Justice Helen Hoens, on her last day of oral arguments on the New Jersey Supreme Court, gave a valedictory that deliberately avoided the circumstances of her premature departure.

“I choose … not to comment on the roiling waters of politics that swamped the little boat of my judicial career,” she said Tuesday to an audience that included family members and former court justices.

“I wasn’t planning on leaving quite so soon,” she said. “I am content to let history judge me by the body of work I have left behind.”

Prior to her speech, Hoens’ colleagues had praised her “courage,” “fearlessness,” “brilliance,” “strength” and “compassion.”

Hoens, the parent of an autistic child, said, “I became all of these things because of my son, because of the life that I lived with my son, there in the margins and the shadows of society. All of it was forged on the anvil of autism.”

Hoens implored those listening to remember her words the next time they come across someone who may be autistic, saying, “Tell yourself this: Somebody just like that taught me everything I need to know to be a justice of the Supreme Court of the state of New Jersey. Think on that. Remember that.”

Chief Justice Stuart Rabner said, “To say that we will miss you … is an understatement.”

Justice Jaynee LaVecchia said, “Your untimely departure diminishes us.”

Justice Barry Albin added, “To keep pace with you, every member of the court had to be at the top of his or her game.”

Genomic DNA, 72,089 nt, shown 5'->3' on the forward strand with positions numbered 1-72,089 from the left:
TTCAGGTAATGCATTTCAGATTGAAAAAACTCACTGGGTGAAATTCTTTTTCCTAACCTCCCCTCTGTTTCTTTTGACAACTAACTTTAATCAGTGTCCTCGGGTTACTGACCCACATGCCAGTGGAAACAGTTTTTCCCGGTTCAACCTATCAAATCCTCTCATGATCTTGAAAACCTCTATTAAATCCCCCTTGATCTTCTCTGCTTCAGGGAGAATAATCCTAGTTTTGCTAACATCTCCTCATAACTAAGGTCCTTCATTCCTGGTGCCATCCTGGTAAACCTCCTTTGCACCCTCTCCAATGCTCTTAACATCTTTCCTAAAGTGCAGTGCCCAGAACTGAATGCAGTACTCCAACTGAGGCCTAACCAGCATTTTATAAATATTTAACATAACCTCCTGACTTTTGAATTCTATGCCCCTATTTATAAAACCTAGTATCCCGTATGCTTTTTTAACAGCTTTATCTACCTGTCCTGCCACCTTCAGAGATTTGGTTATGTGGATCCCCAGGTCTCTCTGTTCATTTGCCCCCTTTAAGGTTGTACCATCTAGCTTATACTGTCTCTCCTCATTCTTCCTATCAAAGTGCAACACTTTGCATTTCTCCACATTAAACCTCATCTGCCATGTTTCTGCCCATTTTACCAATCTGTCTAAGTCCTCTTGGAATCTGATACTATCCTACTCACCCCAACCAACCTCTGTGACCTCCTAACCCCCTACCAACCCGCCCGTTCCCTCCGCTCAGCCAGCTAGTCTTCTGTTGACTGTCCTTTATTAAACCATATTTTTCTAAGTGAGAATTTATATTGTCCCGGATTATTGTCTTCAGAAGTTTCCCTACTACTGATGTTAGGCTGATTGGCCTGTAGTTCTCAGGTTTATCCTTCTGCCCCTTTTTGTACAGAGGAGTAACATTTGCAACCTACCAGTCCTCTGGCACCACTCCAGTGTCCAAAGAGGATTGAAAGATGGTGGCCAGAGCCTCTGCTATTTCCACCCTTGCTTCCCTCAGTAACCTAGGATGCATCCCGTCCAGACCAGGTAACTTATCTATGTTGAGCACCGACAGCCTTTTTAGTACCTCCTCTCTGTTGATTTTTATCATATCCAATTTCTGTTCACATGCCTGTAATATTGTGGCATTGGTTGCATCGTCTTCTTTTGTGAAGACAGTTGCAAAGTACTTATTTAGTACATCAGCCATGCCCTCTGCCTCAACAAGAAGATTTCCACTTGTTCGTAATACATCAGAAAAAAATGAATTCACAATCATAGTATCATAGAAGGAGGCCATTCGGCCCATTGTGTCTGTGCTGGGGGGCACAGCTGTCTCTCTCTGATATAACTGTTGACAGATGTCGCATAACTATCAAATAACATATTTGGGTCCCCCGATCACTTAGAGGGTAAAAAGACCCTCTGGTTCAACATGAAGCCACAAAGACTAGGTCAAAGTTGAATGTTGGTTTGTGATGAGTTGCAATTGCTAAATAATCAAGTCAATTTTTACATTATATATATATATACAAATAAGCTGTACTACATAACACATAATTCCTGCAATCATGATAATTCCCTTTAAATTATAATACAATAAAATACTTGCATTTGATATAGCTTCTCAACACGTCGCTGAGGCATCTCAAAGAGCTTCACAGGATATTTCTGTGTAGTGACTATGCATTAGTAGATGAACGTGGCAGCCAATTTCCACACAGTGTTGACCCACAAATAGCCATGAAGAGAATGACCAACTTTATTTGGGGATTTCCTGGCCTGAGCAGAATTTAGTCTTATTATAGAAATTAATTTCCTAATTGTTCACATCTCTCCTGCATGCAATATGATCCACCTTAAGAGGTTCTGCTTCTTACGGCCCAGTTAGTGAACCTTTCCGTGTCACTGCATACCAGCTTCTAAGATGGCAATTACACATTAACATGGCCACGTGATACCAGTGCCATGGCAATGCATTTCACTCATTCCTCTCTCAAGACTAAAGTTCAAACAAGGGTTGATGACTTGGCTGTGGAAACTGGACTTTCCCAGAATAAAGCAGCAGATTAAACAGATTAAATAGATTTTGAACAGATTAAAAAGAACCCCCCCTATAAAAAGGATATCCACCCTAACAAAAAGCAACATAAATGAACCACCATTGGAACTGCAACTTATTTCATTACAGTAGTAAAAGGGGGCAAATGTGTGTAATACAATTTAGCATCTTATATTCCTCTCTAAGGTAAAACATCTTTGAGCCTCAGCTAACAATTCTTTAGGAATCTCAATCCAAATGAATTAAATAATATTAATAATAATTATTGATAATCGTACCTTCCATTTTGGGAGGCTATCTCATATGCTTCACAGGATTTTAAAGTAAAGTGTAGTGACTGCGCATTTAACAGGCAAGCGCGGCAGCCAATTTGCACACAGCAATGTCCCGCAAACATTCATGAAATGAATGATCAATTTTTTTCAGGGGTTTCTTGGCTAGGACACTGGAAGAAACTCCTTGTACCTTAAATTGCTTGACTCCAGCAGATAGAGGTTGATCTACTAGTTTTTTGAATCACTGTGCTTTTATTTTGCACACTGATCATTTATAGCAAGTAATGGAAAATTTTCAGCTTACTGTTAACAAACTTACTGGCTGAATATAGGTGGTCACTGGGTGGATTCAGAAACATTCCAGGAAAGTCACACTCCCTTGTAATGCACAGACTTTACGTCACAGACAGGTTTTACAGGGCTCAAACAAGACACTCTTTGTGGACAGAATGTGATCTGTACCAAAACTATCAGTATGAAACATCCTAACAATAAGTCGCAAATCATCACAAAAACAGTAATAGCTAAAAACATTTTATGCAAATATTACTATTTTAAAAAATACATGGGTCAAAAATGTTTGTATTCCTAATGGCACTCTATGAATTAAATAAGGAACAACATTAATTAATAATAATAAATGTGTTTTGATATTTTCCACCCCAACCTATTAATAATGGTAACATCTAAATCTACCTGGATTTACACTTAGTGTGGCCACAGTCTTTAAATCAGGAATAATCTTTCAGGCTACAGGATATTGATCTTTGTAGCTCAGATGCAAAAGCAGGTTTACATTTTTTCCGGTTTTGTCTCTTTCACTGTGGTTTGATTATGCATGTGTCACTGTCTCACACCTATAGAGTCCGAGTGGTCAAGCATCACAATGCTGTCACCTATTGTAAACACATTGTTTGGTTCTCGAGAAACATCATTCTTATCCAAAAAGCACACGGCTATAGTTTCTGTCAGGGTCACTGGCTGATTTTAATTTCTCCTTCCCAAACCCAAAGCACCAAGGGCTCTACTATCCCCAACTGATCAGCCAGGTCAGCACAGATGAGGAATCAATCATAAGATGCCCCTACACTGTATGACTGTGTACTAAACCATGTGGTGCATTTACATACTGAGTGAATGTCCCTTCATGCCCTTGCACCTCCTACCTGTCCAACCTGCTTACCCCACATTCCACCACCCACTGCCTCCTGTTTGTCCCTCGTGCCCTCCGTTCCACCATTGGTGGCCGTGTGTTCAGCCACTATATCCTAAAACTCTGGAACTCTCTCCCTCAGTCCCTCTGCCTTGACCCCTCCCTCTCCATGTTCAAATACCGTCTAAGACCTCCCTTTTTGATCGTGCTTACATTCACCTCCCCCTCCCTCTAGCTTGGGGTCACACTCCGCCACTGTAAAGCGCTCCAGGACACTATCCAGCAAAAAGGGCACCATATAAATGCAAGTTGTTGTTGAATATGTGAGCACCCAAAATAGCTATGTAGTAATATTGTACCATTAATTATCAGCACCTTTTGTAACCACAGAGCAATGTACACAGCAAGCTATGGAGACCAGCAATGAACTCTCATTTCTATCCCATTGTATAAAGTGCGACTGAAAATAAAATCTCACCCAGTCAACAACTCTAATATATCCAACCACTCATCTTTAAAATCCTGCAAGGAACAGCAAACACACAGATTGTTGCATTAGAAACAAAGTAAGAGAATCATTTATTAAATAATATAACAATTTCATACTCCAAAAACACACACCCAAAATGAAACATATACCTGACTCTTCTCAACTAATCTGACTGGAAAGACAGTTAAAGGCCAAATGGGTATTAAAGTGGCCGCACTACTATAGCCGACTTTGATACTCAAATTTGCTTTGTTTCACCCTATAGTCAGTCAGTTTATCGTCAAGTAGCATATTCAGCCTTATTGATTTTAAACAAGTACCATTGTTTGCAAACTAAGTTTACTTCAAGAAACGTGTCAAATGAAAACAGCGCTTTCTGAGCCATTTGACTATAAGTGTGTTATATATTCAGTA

Gov. Chris Christie announced in August that he would not renominate Hoens, a fellow Republican, when her seven-year term ended, saying he wished to spare her from an act of “political vengeance” that would blemish her “outstanding judicial career.”

Some Democrats had indicated she could face a difficult confirmation process because of Christie’s decision in 2010 to not nominate Justice John Wallace Jr., a Democrat, for tenure.

Christie’s attempts to fill Wallace’s position and another seat vacated by Justice Virginia Long’s retirement have been rebuffed. Those seats remain officially vacant, filled temporarily by Appellate Division judges.

Two of his nominees, Greenberg Traurig’s Bruce Harris and First Assistant Attorney General Phillip Kwon, were rejected as unqualified last year by the Senate in party-line votes. Two subsequent nominees, Superior Court Judge David Bauman and Board of Public Utilities President Robert Hanna, have had their Senate confirmation hearings withheld indefinitely.

Christie has nominated Camden County Assignment Judge Faustino Fernandez-Vina, another Republican, to fill Hoens’ seat when her term ends on Oct. 26. The Senate Judiciary Committee is scheduled to hold his confirmation hearing on Oct. 17.